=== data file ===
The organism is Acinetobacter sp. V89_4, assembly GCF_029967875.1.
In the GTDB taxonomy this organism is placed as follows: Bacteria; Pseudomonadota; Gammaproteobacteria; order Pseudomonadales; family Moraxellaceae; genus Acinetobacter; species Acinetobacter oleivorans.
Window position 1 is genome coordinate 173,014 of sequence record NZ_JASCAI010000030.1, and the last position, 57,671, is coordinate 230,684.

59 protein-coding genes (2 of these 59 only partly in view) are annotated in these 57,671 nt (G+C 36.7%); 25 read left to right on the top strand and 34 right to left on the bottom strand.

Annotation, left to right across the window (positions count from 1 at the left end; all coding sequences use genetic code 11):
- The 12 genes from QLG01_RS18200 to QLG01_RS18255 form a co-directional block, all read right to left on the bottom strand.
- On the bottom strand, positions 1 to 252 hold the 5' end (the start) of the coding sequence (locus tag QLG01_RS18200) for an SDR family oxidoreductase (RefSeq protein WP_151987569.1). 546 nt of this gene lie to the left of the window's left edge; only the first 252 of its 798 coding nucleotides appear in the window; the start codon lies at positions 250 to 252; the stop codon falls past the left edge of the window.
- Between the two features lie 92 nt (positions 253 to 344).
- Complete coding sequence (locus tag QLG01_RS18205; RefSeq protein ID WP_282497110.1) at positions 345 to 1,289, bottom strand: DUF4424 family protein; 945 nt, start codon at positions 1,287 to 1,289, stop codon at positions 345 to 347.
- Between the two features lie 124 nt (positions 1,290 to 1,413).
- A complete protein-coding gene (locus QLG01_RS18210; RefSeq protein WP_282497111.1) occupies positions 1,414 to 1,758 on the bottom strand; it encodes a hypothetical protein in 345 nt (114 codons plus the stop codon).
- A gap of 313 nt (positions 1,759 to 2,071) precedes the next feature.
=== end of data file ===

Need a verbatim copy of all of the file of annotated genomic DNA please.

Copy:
The organism is Acinetobacter sp. V89_4, assembly GCF_029967875.1.
In the GTDB taxonomy this organism is placed as follows: Bacteria; Pseudomonadota; Gammaproteobacteria; order Pseudomonadales; family Moraxellaceae; genus Acinetobacter; species Acinetobacter oleivorans.
Window position 1 is genome coordinate 173,014 of sequence record NZ_JASCAI010000030.1, and the last position, 57,671, is coordinate 230,684.

59 protein-coding genes (2 of these 59 only partly in view) are annotated in these 57,671 nt (G+C 36.7%); 25 read left to right on the top strand and 34 right to left on the bottom strand.

Annotation, left to right across the window (positions count from 1 at the left end; all coding sequences use genetic code 11):
- The 12 genes from QLG01_RS18200 to QLG01_RS18255 form a co-directional block, all read right to left on the bottom strand.
- On the bottom strand, positions 1 to 252 hold the 5' end (the start) of the coding sequence (locus tag QLG01_RS18200) for an SDR family oxidoreductase (RefSeq protein WP_151987569.1). 546 nt of this gene lie to the left of the window's left edge; only the first 252 of its 798 coding nucleotides appear in the window; the start codon lies at positions 250 to 252; the stop codon falls past the left edge of the window.
- Between the two features lie 92 nt (positions 253 to 344).
- Complete coding sequence (locus tag QLG01_RS18205; RefSeq protein ID WP_282497110.1) at positions 345 to 1,289, bottom strand: DUF4424 family protein; 945 nt, start codon at positions 1,287 to 1,289, stop codon at positions 345 to 347.
- Between the two features lie 124 nt (positions 1,290 to 1,413).
- A complete protein-coding gene (locus QLG01_RS18210; RefSeq protein WP_282497111.1) occupies positions 1,414 to 1,758 on the bottom strand; it encodes a hypothetical protein in 345 nt (114 codons plus the stop codon).
- A gap of 313 nt (positions 1,759 to 2,071) precedes the next feature.